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Weipa Fishing Report, February, 2006.

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Weipa Fishing Report, February, 2006.

Postby Capt Craig Jenkins » Sun Feb 26, 2006 10:53 pm

Weipa Fishing Report

February, 2006

Barramundi, Queenfish & Fingermark where on the bite during February, we had missed out on the wet season rain for the month and it seamed like the fish where taking advantage of the great weather!

February is normally known as the wettest time of the year here in Weipa. Not this year however the only rain we received was with passing storms, we had missed out on the badly needed rain for the month. Great sunny days, low southeast to northeast winds.

On the beach, jelly prawns are making their migration along the beaches and up into the rivers. Jelly prawns attacted a lot of attention, as there are not many spieces that don’t love to feed on these tiny prawns. Giant Manta Rays feast on the schools of prawns a few hundred metres off shore, they put on quite a show while herding the prawns into ever tighten schools, then with mouth open wide swim through the prawn soup filtering the water with their gills.
Schools of Barramundi, Blue Salmon, Queenfish & Giant Herring would terrorize the prawns schools once they hit the shoreline. A fly rod is the perfect tool to target these fish, however so called matching the hatch is not easy, the prawns are only 2.5 cm or 1 inch in length and almost invisible with two tiny black dots for eyes and two minute red wishers. A small all white clouses is a good substitute and will work most of time. The best method is to get the fly in front of the fish, the more times the fish sees your fly the better chance of a take. This is not an easy task when the fish are in a feeding frenzy, they are swimming fast, constantly changing direction and surrounded by their favorite food. The jelly prawns are great and will come in waves over the next few months.
There is a dark cloud that follows this silver lining and that’s the box jellyfish. The Boxy as it’s locally known, is with out a doubt the most deadliest sea creacher that graces our shores. Their almost transparent box shaped heads trails about 16 tentacles, covered in millions of stinging cells. The jellyfish range in size up to head of 20 centimeters across which is the biggest I have seen in our waters. A jellyfish this size would have no problems killing an adult. It’s not the time for wading and in some places along the beaches the jelly fish where so numerous it would be impossible to cast with-out your line landing on one, needless to say the fish where pretty safe in these areas. The good thing is they are only around for a short time and will be gone by the end of March the start of my guiding season.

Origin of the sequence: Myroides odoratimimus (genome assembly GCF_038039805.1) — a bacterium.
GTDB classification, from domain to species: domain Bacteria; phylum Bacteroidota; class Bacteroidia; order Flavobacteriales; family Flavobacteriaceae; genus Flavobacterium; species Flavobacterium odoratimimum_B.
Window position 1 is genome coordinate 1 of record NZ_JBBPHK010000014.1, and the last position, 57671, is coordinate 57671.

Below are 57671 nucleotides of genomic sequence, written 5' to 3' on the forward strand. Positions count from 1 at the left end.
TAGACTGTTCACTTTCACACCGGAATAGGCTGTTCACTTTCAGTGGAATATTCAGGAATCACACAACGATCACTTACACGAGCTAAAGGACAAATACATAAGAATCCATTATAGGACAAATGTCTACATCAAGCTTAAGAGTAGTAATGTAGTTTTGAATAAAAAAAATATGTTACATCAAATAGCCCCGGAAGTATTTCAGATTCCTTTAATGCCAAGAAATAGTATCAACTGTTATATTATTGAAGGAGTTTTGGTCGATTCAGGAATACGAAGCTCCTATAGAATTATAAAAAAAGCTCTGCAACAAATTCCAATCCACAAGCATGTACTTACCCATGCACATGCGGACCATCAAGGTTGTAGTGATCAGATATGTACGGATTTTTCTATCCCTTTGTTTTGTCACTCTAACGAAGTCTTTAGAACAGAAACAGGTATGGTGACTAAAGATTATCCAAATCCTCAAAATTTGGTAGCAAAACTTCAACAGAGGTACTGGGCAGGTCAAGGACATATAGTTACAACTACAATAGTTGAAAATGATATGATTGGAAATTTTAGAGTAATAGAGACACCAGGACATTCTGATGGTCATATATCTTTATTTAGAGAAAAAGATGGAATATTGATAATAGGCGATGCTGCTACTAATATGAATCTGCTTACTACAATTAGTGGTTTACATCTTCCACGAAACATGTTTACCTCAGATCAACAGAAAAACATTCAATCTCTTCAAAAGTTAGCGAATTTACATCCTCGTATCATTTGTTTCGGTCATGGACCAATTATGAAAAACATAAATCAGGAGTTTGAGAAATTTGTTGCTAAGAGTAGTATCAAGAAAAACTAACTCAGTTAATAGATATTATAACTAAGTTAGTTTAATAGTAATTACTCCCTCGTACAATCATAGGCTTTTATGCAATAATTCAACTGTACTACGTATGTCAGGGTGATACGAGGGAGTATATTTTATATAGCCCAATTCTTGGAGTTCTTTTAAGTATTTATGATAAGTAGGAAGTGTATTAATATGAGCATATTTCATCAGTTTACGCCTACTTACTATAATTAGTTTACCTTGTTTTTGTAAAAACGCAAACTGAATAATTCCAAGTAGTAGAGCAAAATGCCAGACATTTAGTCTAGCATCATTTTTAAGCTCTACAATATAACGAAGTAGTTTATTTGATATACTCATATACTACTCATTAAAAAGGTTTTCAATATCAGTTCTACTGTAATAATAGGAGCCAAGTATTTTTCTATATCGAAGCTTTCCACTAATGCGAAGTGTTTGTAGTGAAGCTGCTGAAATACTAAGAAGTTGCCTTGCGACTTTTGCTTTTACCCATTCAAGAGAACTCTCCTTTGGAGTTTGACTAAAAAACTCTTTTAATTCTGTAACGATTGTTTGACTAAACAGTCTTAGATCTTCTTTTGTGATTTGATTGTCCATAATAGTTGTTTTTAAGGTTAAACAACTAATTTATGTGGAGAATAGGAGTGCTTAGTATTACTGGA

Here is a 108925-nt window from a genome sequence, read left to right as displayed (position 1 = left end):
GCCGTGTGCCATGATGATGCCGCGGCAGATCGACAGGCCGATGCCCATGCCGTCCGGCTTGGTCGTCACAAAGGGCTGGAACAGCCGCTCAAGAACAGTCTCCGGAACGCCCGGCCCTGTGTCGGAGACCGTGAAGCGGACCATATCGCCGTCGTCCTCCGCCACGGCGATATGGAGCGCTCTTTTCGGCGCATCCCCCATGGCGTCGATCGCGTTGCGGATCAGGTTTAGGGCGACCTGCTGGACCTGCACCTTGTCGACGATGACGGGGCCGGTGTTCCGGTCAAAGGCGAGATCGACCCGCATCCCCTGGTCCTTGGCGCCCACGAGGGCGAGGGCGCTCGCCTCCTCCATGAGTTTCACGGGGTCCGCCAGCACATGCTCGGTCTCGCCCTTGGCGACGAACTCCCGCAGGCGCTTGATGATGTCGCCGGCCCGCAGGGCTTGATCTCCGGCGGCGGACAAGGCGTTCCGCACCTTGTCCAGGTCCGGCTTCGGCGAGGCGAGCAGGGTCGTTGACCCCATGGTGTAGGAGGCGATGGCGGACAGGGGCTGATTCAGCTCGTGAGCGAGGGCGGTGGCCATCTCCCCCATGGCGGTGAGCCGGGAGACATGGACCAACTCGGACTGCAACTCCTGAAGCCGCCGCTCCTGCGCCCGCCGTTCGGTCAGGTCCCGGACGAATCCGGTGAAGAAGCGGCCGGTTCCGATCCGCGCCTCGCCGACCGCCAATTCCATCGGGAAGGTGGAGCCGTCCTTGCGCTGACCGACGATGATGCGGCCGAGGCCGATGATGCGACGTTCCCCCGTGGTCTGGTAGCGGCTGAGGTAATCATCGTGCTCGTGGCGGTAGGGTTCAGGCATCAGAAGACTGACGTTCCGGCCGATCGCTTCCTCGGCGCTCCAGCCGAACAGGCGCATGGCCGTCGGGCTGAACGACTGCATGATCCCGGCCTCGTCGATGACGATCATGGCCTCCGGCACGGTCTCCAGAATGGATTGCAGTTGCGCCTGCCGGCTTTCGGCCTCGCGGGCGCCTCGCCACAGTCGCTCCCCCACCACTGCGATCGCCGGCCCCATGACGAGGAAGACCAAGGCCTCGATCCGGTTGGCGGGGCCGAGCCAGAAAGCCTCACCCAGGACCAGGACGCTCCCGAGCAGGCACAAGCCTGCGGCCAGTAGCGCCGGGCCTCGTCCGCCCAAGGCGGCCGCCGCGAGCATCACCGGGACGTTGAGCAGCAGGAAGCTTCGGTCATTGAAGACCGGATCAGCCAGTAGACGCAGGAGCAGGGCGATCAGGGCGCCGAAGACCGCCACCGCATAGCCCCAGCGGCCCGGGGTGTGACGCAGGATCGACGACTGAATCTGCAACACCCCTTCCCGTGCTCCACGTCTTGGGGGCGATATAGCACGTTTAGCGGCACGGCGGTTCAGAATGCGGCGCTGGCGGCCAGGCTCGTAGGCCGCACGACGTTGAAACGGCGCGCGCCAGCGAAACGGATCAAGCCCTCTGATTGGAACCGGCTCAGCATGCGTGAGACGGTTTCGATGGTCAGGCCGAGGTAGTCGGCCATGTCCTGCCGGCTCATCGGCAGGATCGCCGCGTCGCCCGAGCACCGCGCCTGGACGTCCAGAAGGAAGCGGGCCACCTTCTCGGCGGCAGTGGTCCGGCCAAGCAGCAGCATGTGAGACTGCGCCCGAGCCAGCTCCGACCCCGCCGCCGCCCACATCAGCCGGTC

I managed to get out to the reef twice during the month, to do some jigging. We found a few good schools of Fingermark, they where eager to eat the 1 ounce lead head jigs, tied with white fire tail a few strands of flashabou on a 5/0 hook. I like to use my 6-12 lb imx G.loomis, 203a Daiwa millionaire reel with 14lb fire line, a typical Barramundi out-fit. We found one patch of reef where we jigged up 18 fish ranging in size up to 8 lbs in a session.
On both days we came across schools of feeding Queenfish casting slightly smaller jigs into the feed frenzy connected us up to 6 to 8 lb fish. Queenfish surface feeding like this are great to take on fly, small surf candies match the hardy heads baitfish well. Queenfish can even be taken by letting the fly slowly sink like a dead baitfish.
I am looking forward to the huge bait balls that will be coming in to the bay during March, April & May. Queenfish, Tuna, Mackerel, Cobia & Trevally are a few of the spieces that will wreak havoc on the bait schools. Stay tuned for all up and coming action that.
I’ll keep you posted”.

River fishing:
Casting hard body lures up on the shallow mangrove flats worked well for barramundi, an hour each side of the high tide was the most productive. Using buoyant shallow diving lures are best, cast up against the mangrove letting the lure settle on the water for a few seconds before starting your retrieve, giving the Barramundi time to scene the lure. Being an ambush feeder Barramundi will sneak up behind the lure and when it moves it’s inhaled. Another good method it to let the lure float up to the surface between twitches. When the lure is twitched use a sharp 6-inch motion this will make a small splash on the surface before diving and then wind up the slack while the lure floats up to the surface again then repeat. By adjusting you lure bib by heating and increasing the angle of the bib to almost 90 degrees to the lure you can use this method to make the lure pop on the surface “a real Boof-bait”.

Sea ya in the “Strikezone”

Craig Jenkins.
"Good Fishing"

Craig Jenkins
Strikezone Fly & Sportsfishing
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Capt Craig Jenkins
Posts: 21
Joined: Mon Feb 06, 2006 8:06 pm
Location: Cape York, Australia

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